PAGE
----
Mr Ferens at this juncture applied for an adjournment in order that he might have an opportunity of inspecting the books. He had a perfectly good answer to this charge, but he could not be expected to conduct the case without first having an opportunity of seeing the books which would be put in against him.

The case was adjourned for a week, in order that Mr Ferens might be able to inspect the books along with the secretary.



Durham County Advertiser, Friday 19th January 1912, page 5


WEDNESDAY, January 17.– Before Capt. Apperley (in the chair), Dr. J. Wilson, M.P., R.M. Battensby, Esq., Col. Darwin, M. Forster, Esq., and J. Shiel, Esq.




The hearing was resumed of the application by the police that the Bowburn and District Working Men’s Social Club and Institute be struck off the register, on the grounds that there was frequent drunkenness on the premises; that there were illegal sales of intoxicating liquor; and that there were breaches of the club rules in regard to the admission of members, etc. Mr W. H. Oliver appeared for the police, and Mr H. E. Ferens for the club.

Mr Oliver outlined the case for the prosecution, and said the club was nothing less than a mere drinking saloon and unlicensed public-house.

Supt. Waller gave evidence as to obtaining a warrant and raiding the club on December 22nd. He found several daily and weekly newspapers on the premises, and there was a billiard table, cards, dominoes, draughts, and a XXX [mug? ping?] board.

Mr Ferens: Have you had much experience of what is provided in clubs of a similar nature? – Supt. Waller: Seeing that I have only been once in a club as a visitor in my life, I do not.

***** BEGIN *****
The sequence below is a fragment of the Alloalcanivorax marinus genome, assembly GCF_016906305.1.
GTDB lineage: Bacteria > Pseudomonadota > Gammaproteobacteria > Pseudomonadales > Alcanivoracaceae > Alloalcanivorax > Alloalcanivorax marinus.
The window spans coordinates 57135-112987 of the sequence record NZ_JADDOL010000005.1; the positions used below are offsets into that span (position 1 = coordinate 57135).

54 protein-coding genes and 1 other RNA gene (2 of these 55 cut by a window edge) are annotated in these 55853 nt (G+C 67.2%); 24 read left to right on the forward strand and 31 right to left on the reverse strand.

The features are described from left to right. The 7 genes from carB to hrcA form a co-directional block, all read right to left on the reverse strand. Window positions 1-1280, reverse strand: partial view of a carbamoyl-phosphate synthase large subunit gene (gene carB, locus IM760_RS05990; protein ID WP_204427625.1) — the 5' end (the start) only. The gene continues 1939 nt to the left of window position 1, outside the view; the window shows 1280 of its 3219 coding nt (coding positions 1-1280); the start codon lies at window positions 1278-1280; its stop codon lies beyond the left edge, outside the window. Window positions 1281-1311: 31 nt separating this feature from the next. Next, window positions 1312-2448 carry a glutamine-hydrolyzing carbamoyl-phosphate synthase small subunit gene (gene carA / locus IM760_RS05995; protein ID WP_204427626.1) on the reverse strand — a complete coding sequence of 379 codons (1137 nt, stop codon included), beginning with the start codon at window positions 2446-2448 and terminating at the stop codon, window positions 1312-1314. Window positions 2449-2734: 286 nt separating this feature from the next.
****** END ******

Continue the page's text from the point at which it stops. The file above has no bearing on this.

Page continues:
Have you given any warning, or instructed any warning to be given to the officials or members of the club? – No, sir: I don’t think that is necessary or part of my duty.

The club was watched by the police? – Yes, by plain clothes officers.

But no warning was given: No. I was not going to show my hand – not likely!

Mr. Oliver: Was the club you say you once visited conducted like this one? – Supt. Waller: No; entirely different.

Inspector McDonald gave detailed evidence as to the manner in which the books were kept.

The Chairman asked whether a member could introduce a friend into the club.

Mr Ferens said the friend’s name must be in the visitors’ book.

Mr Oliver remarked that most of those workmen’s clubs were affiliated to a central body, and the members assumed they had a right to go into any affiliated club and purchase drink as though they were members. In his opinion that was illegal.

Witness was being examined in detail as to the entries in the books, when Mr Ferens said he was quite prepared to admit the minute book had been irregularly kept.

In reply to the Chairman, Inspector McDonald said he saw no drunkenness whatever on the club premises at the time the raid was made.

The Chairman said the Bench could see from the books there were clerical irregularities, and the wording of the minutes was proof of the inefficiency of the secretary. What they wanted to know was what happened at the club during the two months it was under police observation.

P.C. Foster spoke to keeping watch on the club and to seeing drunken men both enter and leave the premises. On various occasions he saw women leaving the club with jugs and bottles, and he had also seen a drunken man or two supplied.

Mr Ferens said it was quite legal for a member to get drink at the club and get his wife to take it away for home consumption.

Mr Oliver said he would prove that the people who got drunk were not members of the club.